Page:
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The latest batch of primary election vote totals released Friday afternoon by the Fresno County Elections Office shows that Fresno Unified School District’s $325 million Measure M school bond measure has claimed even more voter support, climbing to an approval margin of 59% to 41%.

Most local bond measures require 55% approval to pass.

About 33,000 votes from Tuesday’s election still need to be counted.

“We don’t want to call it at this point.”Central Unified spokeswoman Sonja Dosti

The next update from the Elections Office is Wednesday.

Not Ready To Concede

Central Unified School District officials are hoping that there will be enough yes votes in those remaining to swing Measure C above the 55% threshold. As of Friday, the measure was 54.2% yes and 45.8% no.

Central’s chief financial officer calculated that with just 95 more yes votes, the $120 million bond measure would cross the 55% threshold, district spokeswoman Sonja Dosti said Friday.

“We don’t want to call it at this point,” she said.

Clovis Unified’s Measure A also gained yes votes in the count between Tuesday night and Friday, but the $408 million school bond measure is still more than 5 percentage points away from the 55% threshold for passing.

“To meet the needs of our students without necessary facility dollars will require difficult decisions that will impact our entire district.” — Clovis Unified spokeswoman Kelly Avants

As of Friday afternoon, the measure was failing 51% to 49%.

Not Hopeful of Victory

Clovis Unified spokeswoman Kelly Avants said that even though many votes remain to be counted, district officials were not expecting to gain enough yes votes to reach the 55% threshold.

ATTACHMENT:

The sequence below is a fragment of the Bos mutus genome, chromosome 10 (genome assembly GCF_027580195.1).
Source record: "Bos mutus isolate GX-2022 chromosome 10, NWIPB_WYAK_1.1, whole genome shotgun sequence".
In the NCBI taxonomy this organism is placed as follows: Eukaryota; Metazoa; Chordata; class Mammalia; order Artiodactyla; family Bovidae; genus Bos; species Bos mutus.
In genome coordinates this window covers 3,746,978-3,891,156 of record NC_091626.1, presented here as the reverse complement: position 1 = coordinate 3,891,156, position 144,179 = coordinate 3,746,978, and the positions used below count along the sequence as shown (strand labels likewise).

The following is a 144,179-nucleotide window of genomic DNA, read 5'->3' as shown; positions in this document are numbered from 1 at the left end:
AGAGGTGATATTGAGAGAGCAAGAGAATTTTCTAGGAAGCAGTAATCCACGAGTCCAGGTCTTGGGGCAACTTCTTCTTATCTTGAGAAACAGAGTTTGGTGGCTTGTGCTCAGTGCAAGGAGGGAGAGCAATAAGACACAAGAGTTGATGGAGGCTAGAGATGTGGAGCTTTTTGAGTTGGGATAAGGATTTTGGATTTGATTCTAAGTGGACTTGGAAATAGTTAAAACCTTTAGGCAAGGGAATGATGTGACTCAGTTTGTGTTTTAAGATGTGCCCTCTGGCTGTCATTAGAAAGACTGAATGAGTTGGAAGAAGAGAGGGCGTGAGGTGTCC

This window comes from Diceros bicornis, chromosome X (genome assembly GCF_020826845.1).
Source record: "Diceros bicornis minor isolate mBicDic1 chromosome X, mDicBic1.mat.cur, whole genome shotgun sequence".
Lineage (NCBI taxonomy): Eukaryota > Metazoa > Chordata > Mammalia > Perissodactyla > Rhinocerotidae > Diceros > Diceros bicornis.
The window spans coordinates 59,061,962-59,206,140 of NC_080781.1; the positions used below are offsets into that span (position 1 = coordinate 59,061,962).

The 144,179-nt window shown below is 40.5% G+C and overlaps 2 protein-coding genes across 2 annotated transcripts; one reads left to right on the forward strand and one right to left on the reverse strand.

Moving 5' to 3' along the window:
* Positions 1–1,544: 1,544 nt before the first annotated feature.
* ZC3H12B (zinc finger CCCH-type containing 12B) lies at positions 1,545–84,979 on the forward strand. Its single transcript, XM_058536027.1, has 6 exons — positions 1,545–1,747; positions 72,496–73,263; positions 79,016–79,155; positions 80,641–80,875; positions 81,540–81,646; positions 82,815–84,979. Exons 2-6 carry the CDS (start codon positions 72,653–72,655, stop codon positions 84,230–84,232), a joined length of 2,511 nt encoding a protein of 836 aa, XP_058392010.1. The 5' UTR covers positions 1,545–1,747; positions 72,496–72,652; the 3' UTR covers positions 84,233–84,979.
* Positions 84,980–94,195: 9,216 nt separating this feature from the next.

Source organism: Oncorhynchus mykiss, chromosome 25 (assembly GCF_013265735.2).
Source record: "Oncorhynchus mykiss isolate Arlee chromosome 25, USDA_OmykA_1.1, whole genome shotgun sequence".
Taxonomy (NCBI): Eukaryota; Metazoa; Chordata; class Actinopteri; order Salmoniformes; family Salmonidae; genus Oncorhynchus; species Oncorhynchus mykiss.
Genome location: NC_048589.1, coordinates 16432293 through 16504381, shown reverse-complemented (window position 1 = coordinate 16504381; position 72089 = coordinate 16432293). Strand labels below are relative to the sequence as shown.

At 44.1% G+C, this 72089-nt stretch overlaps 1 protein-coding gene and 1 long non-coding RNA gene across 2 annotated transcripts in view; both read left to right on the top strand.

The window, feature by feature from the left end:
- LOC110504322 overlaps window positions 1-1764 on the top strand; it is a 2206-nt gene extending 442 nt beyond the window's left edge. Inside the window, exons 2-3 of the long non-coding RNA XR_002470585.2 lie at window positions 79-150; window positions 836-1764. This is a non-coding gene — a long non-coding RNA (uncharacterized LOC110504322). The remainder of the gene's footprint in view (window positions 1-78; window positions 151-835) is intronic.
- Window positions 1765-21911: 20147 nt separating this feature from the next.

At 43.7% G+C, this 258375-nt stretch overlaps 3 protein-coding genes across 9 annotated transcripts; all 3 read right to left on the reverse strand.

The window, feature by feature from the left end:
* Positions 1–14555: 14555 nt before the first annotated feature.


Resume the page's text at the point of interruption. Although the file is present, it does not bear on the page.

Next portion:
“As you can imagine this is challenging news to hear,” she said. “The needs remain, and we will immediately begin to re-evaluate our options as we move forward. To meet the needs of our students without necessary facility dollars will require difficult decisions that will impact our entire district.”

District officials will need to consider a variety of strategies, including redrawing school boundary lines, scheduling double-sessions and returning to year-round school schedules, she said.

County voters also were giving the thumbs-down to Proposition 13, the $15 billion bond measure for public schools, colleges, and universities facilities. Proposition 13 is losing by a margin of 59% to 41% in the county and 55% to 45% statewide. It needs only a simple majority to pass.

“Today’s update from the county Elections Office remains consistent with initial projections, and we’re grateful to our community for continuing to support our district by passing Measure M.”Fresno Unified spokeswoman Amy Idsvoog

Friday’s vote count update shows that Fresno Unified officials weren’t being premature Wednesday afternoon when they held a news conference to thank voters for their support of Measure M, which will pay for repairs, updates, and modernization at schools across the district.

“Today’s update from the county Elections Office remains consistent with initial projections, and we’re grateful to our community for continuing to support our district by passing Measure M,” district spokeswoman Amy Idsvoog said.

Needs Outstrip Funds

But it likely won’t be the district’s last bond measure — Fresno Unified, which has many more older school buildings than other California school districts, has more than $1 billion in unfunded projects.

The results of school bond and parcel tax elections in Fresno County are reflective of how school bond measures and parcel taxes for schools fared across the state, with only a small percentage appearing to pass. Of the six school bond measures in Fresno County and Cutler-Orosi Joint Unified School District’s parcel tax, only Measure M and Parlier Unified School District’s $11 million Measure D appear certain of passing.

The apparent loss of Measure A and the too-close-to-call margin for Measure C shocked officials in both districts, since voter surveys had indicated strong community support for the measures.

Voters may have been swayed in the days before the election by roiling financial markets and fears of a coronavirus pandemic, and were unwilling to increase their tax burden in such uncertain times, Dosti said.

The three bond measures contain tax rate hikes — about $25 per $100,000 of assessed value in Measures A and M, and $60 per $100,000 of assessed value for Measure C.

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